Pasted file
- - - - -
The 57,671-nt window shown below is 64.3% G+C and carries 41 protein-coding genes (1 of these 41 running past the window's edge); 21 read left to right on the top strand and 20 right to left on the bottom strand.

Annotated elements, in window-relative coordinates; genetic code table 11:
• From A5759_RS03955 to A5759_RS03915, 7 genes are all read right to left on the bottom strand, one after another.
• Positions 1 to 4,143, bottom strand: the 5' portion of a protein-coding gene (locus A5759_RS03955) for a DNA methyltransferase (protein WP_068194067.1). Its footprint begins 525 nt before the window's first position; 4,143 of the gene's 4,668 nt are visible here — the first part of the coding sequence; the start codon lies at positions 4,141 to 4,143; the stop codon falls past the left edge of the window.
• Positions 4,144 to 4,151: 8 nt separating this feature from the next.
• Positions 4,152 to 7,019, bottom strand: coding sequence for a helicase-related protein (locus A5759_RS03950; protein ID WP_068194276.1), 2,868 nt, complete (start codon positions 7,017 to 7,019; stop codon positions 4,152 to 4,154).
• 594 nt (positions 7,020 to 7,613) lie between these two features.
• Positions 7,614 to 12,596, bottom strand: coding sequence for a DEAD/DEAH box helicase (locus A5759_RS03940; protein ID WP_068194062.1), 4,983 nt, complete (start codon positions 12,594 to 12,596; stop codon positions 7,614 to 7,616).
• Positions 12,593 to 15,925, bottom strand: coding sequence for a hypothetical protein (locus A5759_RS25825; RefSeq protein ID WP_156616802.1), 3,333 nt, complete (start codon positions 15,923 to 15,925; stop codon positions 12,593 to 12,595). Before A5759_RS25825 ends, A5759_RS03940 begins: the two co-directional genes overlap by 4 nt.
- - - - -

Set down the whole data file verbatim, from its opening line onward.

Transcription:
The 57,671-nt window shown below is 64.3% G+C and carries 41 protein-coding genes (1 of these 41 running past the window's edge); 21 read left to right on the top strand and 20 right to left on the bottom strand.

Annotated elements, in window-relative coordinates; genetic code table 11:
• From A5759_RS03955 to A5759_RS03915, 7 genes are all read right to left on the bottom strand, one after another.
• Positions 1 to 4,143, bottom strand: the 5' portion of a protein-coding gene (locus A5759_RS03955) for a DNA methyltransferase (protein WP_068194067.1). Its footprint begins 525 nt before the window's first position; 4,143 of the gene's 4,668 nt are visible here — the first part of the coding sequence; the start codon lies at positions 4,141 to 4,143; the stop codon falls past the left edge of the window.
• Positions 4,144 to 4,151: 8 nt separating this feature from the next.
• Positions 4,152 to 7,019, bottom strand: coding sequence for a helicase-related protein (locus A5759_RS03950; protein ID WP_068194276.1), 2,868 nt, complete (start codon positions 7,017 to 7,019; stop codon positions 4,152 to 4,154).
• 594 nt (positions 7,020 to 7,613) lie between these two features.
• Positions 7,614 to 12,596, bottom strand: coding sequence for a DEAD/DEAH box helicase (locus A5759_RS03940; protein ID WP_068194062.1), 4,983 nt, complete (start codon positions 12,594 to 12,596; stop codon positions 7,614 to 7,616).
• Positions 12,593 to 15,925, bottom strand: coding sequence for a hypothetical protein (locus A5759_RS25825; RefSeq protein ID WP_156616802.1), 3,333 nt, complete (start codon positions 15,923 to 15,925; stop codon positions 12,593 to 12,595). Before A5759_RS25825 ends, A5759_RS03940 begins: the two co-directional genes overlap by 4 nt.